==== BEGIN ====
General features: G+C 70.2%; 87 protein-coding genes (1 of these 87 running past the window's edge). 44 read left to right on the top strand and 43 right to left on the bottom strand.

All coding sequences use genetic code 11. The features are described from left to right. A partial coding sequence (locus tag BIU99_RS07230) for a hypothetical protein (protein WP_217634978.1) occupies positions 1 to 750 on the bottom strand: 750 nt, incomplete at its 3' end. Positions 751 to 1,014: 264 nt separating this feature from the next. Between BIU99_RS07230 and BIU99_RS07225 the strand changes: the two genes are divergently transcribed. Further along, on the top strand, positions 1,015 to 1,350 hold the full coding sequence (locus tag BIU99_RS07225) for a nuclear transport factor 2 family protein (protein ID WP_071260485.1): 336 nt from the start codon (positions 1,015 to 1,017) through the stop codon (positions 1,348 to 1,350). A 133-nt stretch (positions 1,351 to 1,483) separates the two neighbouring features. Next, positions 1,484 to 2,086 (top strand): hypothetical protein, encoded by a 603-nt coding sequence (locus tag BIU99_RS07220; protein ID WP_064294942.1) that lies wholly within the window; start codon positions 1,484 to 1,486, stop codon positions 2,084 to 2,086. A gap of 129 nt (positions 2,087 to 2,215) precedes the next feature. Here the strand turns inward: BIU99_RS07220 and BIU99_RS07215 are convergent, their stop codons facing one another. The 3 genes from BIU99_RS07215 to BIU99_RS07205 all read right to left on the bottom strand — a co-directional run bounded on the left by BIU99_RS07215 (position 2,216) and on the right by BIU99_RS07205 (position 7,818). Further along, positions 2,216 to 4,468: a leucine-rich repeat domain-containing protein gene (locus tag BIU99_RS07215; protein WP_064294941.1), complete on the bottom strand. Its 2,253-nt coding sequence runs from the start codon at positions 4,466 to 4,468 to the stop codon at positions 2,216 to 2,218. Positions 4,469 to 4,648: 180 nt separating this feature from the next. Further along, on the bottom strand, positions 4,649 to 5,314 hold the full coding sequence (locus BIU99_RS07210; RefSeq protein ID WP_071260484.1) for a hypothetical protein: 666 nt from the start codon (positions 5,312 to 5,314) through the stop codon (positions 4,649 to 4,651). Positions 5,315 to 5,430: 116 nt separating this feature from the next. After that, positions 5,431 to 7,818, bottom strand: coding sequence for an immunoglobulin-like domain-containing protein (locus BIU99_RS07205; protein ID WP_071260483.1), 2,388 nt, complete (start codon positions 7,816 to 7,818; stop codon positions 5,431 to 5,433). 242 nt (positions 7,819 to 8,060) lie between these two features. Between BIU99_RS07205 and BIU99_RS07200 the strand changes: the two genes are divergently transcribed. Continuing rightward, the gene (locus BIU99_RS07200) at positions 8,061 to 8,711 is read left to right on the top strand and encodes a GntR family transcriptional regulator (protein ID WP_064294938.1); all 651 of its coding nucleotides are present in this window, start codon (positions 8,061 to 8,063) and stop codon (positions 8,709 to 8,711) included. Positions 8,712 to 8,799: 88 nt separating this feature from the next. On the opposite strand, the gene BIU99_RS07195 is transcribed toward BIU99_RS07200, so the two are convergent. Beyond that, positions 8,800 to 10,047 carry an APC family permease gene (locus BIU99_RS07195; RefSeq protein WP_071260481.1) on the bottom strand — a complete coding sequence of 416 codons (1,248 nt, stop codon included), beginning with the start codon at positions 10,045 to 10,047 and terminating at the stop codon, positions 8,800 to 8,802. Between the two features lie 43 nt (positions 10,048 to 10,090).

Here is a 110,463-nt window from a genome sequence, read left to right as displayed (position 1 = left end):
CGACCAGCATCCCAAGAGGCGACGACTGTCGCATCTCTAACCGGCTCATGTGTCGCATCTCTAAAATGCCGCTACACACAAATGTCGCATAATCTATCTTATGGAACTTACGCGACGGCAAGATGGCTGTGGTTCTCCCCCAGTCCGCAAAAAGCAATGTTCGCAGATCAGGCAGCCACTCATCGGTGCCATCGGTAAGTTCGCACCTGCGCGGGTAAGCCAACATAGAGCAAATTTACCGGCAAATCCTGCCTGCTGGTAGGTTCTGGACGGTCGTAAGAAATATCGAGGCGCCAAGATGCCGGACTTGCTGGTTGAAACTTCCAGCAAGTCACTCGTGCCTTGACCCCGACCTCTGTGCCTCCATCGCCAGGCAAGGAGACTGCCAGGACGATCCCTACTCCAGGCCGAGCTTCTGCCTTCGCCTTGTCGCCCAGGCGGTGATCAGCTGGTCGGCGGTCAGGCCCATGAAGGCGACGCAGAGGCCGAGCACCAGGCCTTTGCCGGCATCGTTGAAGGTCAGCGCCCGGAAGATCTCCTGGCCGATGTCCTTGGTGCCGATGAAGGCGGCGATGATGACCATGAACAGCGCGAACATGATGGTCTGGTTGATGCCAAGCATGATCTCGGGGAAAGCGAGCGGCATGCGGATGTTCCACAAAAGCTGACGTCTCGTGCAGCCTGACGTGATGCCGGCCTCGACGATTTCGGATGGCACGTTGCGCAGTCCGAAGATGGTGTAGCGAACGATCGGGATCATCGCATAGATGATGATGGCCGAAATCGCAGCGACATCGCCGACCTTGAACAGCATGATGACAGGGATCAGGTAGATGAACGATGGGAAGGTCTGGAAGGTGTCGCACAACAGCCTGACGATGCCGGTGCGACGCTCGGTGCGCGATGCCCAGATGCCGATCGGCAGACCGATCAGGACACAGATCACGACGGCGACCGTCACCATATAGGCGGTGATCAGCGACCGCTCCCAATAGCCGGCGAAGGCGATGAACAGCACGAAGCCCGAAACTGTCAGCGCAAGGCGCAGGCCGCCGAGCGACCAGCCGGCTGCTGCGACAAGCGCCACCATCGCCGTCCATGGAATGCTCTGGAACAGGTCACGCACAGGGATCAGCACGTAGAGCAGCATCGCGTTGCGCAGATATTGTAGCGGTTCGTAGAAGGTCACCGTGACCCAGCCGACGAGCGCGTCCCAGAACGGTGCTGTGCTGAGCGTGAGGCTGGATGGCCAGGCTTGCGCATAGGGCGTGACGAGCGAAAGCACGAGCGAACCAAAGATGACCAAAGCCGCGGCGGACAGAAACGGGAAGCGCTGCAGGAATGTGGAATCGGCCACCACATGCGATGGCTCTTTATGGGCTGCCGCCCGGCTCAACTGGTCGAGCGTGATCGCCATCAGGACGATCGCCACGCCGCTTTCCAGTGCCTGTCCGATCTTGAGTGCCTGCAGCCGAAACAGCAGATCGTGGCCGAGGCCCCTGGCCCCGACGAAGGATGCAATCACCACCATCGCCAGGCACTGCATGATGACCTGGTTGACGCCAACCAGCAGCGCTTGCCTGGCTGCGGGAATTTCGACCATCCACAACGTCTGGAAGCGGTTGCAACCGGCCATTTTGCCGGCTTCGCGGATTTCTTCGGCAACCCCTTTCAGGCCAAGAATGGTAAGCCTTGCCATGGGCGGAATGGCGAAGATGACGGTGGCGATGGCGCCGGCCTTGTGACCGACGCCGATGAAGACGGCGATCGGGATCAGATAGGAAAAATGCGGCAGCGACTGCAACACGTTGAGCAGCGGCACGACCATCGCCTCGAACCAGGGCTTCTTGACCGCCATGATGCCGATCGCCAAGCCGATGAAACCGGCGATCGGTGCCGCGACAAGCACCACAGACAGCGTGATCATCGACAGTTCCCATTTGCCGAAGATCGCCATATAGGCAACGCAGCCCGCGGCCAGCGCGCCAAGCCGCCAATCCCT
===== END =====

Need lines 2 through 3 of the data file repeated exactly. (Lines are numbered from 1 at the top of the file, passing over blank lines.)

All coding sequences use genetic code 11. The features are described from left to right. A partial coding sequence (locus tag BIU99_RS07230) for a hypothetical protein (protein WP_217634978.1) occupies positions 1 to 750 on the bottom strand: 750 nt, incomplete at its 3' end. Positions 751 to 1,014: 264 nt separating this feature from the next. Between BIU99_RS07230 and BIU99_RS07225 the strand changes: the two genes are divergently transcribed. Further along, on the top strand, positions 1,015 to 1,350 hold the full coding sequence (locus tag BIU99_RS07225) for a nuclear transport factor 2 family protein (protein ID WP_071260485.1): 336 nt from the start codon (positions 1,015 to 1,017) through the stop codon (positions 1,348 to 1,350). A 133-nt stretch (positions 1,351 to 1,483) separates the two neighbouring features. Next, positions 1,484 to 2,086 (top strand): hypothetical protein, encoded by a 603-nt coding sequence (locus tag BIU99_RS07220; protein ID WP_064294942.1) that lies wholly within the window; start codon positions 1,484 to 1,486, stop codon positions 2,084 to 2,086. A gap of 129 nt (positions 2,087 to 2,215) precedes the next feature. Here the strand turns inward: BIU99_RS07220 and BIU99_RS07215 are convergent, their stop codons facing one another. The 3 genes from BIU99_RS07215 to BIU99_RS07205 all read right to left on the bottom strand — a co-directional run bounded on the left by BIU99_RS07215 (position 2,216) and on the right by BIU99_RS07205 (position 7,818). Further along, positions 2,216 to 4,468: a leucine-rich repeat domain-containing protein gene (locus tag BIU99_RS07215; protein WP_064294941.1), complete on the bottom strand. Its 2,253-nt coding sequence runs from the start codon at positions 4,466 to 4,468 to the stop codon at positions 2,216 to 2,218. Positions 4,469 to 4,648: 180 nt separating this feature from the next. Further along, on the bottom strand, positions 4,649 to 5,314 hold the full coding sequence (locus BIU99_RS07210; RefSeq protein ID WP_071260484.1) for a hypothetical protein: 666 nt from the start codon (positions 5,312 to 5,314) through the stop codon (positions 4,649 to 4,651). Positions 5,315 to 5,430: 116 nt separating this feature from the next. After that, positions 5,431 to 7,818, bottom strand: coding sequence for an immunoglobulin-like domain-containing protein (locus BIU99_RS07205; protein ID WP_071260483.1), 2,388 nt, complete (start codon positions 7,816 to 7,818; stop codon positions 5,431 to 5,433). 242 nt (positions 7,819 to 8,060) lie between these two features. Between BIU99_RS07205 and BIU99_RS07200 the strand changes: the two genes are divergently transcribed. Continuing rightward, the gene (locus BIU99_RS07200) at positions 8,061 to 8,711 is read left to right on the top strand and encodes a GntR family transcriptional regulator (protein ID WP_064294938.1); all 651 of its coding nucleotides are present in this window, start codon (positions 8,061 to 8,063) and stop codon (positions 8,709 to 8,711) included. Positions 8,712 to 8,799: 88 nt separating this feature from the next. On the opposite strand, the gene BIU99_RS07195 is transcribed toward BIU99_RS07200, so the two are convergent. Beyond that, positions 8,800 to 10,047 carry an APC family permease gene (locus BIU99_RS07195; RefSeq protein WP_071260481.1) on the bottom strand — a complete coding sequence of 416 codons (1,248 nt, stop codon included), beginning with the start codon at positions 10,045 to 10,047 and terminating at the stop codon, positions 8,800 to 8,802. Between the two features lie 43 nt (positions 10,048 to 10,090).

Here is a 110,463-nt window from a genome sequence, read left to right as displayed (position 1 = left end):